Two new postdoctoral researchers for the NOMIS-supported PEGASuS 2: Ocean Sustainability project have been profiled in a Future Earth blog post. PEGASuS 2 builds on the Future Earth Program for Early-phase Grants Advancing Sustainability Science (PEGASuS), which aims to develop effective research communities around three major themes:
- Integration of water, energy and food management
- Prediction of and adaption to rapid changes in ecosystems
- Sustainable management of ocean resources
Meet the new postdoctoral researchers for PEGASuS 2: Ocean Sustainability
The two winning projects for PEGASuS 2: Ocean Sustainability are joined by two postdoctoral researchers: Dr. Erin Satterthwaite and Dr. Alfredo Giron. They will work with the projects under Future Earth at the National Center for Ecological Analysis and Synthesis at the University of California, Santa Barbara. They will also participate in the Ocean Knowledge-Action Network and complete their own independent projects over the next 18 months.
To learn more about the two PEGASuS 2: Ocean Sustainability projects — “Defining the observing system for the world’s oceans – from microbes to whales,” and “Managing Ocean Change and Food Security: Implementing Palau’s National Marine Sanctuary” — more details are available here. And read more about Managing Ocean Change & Food Security in Palau and Keeping an eye on the world’s oceans: designing the a global ocean observing system to monitor marine life also on our blog.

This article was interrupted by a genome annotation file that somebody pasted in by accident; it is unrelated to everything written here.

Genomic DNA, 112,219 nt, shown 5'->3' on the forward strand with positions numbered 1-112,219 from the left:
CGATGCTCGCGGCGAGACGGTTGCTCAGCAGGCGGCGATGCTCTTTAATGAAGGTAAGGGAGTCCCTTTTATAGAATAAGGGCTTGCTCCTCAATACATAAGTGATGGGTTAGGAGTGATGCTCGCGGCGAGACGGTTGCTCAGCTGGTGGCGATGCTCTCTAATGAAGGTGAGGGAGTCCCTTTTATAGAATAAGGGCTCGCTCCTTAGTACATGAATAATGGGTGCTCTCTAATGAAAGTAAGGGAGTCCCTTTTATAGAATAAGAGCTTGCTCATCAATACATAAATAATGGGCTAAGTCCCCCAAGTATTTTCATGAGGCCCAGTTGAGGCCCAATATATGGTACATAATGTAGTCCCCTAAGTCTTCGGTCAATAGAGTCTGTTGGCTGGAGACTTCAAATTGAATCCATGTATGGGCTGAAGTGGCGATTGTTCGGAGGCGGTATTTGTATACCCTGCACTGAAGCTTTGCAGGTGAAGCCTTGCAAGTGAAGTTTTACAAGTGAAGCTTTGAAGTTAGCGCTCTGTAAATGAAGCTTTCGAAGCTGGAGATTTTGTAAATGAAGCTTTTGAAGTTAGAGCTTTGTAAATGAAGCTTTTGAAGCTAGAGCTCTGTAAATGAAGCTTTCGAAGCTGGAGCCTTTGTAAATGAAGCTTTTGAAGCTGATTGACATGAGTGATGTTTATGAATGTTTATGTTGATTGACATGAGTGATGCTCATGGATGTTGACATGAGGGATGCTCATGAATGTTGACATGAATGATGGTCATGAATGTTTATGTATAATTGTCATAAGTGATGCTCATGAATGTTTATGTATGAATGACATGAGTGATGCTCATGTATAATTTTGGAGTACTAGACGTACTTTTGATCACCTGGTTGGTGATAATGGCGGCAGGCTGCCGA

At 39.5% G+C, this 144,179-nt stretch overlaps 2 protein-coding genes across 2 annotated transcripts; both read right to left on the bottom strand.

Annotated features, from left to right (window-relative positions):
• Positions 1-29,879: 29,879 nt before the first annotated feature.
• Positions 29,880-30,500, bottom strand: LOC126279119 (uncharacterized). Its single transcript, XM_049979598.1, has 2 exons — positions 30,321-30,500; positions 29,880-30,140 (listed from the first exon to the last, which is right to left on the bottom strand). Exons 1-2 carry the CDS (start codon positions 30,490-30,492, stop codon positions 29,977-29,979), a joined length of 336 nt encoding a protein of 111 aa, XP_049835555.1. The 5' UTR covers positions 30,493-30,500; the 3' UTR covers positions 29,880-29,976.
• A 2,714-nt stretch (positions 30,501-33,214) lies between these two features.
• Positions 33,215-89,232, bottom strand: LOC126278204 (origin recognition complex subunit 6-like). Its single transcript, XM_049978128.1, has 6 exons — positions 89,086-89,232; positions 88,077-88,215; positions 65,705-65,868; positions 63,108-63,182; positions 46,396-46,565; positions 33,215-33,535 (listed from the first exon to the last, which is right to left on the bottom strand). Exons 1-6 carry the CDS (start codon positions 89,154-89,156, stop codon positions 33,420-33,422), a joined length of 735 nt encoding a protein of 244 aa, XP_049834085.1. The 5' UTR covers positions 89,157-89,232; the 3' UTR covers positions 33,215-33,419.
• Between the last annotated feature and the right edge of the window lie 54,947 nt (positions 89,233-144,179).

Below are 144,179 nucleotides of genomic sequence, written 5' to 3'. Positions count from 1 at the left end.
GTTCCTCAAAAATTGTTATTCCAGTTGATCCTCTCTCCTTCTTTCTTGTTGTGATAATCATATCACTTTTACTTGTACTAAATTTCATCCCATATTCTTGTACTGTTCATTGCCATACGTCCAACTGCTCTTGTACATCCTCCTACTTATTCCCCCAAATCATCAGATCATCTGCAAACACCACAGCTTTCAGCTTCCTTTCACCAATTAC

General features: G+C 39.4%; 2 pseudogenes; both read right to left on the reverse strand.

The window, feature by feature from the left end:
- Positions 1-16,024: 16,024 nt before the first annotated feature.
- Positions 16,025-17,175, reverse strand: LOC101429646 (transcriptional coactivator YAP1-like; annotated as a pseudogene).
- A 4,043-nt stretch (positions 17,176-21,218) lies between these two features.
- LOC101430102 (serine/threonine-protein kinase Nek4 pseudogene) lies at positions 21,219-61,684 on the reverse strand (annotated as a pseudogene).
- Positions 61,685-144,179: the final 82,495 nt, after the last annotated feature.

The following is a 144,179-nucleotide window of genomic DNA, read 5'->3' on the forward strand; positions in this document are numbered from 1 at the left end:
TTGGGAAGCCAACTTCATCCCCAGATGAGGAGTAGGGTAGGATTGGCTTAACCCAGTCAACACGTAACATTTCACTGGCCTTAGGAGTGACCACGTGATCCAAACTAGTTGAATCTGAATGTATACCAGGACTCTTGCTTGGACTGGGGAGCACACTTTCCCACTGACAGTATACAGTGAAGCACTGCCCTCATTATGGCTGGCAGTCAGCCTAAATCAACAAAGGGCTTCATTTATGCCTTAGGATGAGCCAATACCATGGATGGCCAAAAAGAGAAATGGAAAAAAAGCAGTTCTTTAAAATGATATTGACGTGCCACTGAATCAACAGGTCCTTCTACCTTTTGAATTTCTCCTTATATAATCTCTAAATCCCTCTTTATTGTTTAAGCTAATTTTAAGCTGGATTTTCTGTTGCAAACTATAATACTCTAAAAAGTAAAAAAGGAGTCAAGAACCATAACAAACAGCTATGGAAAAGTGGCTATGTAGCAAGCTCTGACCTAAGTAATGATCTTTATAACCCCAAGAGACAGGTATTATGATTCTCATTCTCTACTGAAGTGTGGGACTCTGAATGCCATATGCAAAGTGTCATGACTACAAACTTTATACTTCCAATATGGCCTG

Giron and Satterthwaite will soon be traveling to Copenhagen in May 2019 to attend the first Global Planning Meeting in preparation for the United Nations Decade of Ocean Science for Sustainable Development, ahead of its launch in 2021, along with members of the Future Earth Ocean Knowledge-Action Network and many other thought-leaders and key stakeholders.
Giron received his doctorate in biological oceanography from the Scripps Institution of Oceanography, where he developed new methods to inform fisheries management, with focus on the Gulf of California, Mexico. In 2014, along with members of the Gulf of California Marine Program, he created dataMares, a science communication and data sharing platform. Today, dataMares is one of the leading outlets in Mexico for socio-environmental science communication. You can watch a video about some of his recent work here.
Continue reading this Future Earth blog post
Global Hub director
Future Earth PEGASuS 2 — Ocean Sustainability
NOMIS RESEARCH PROJECT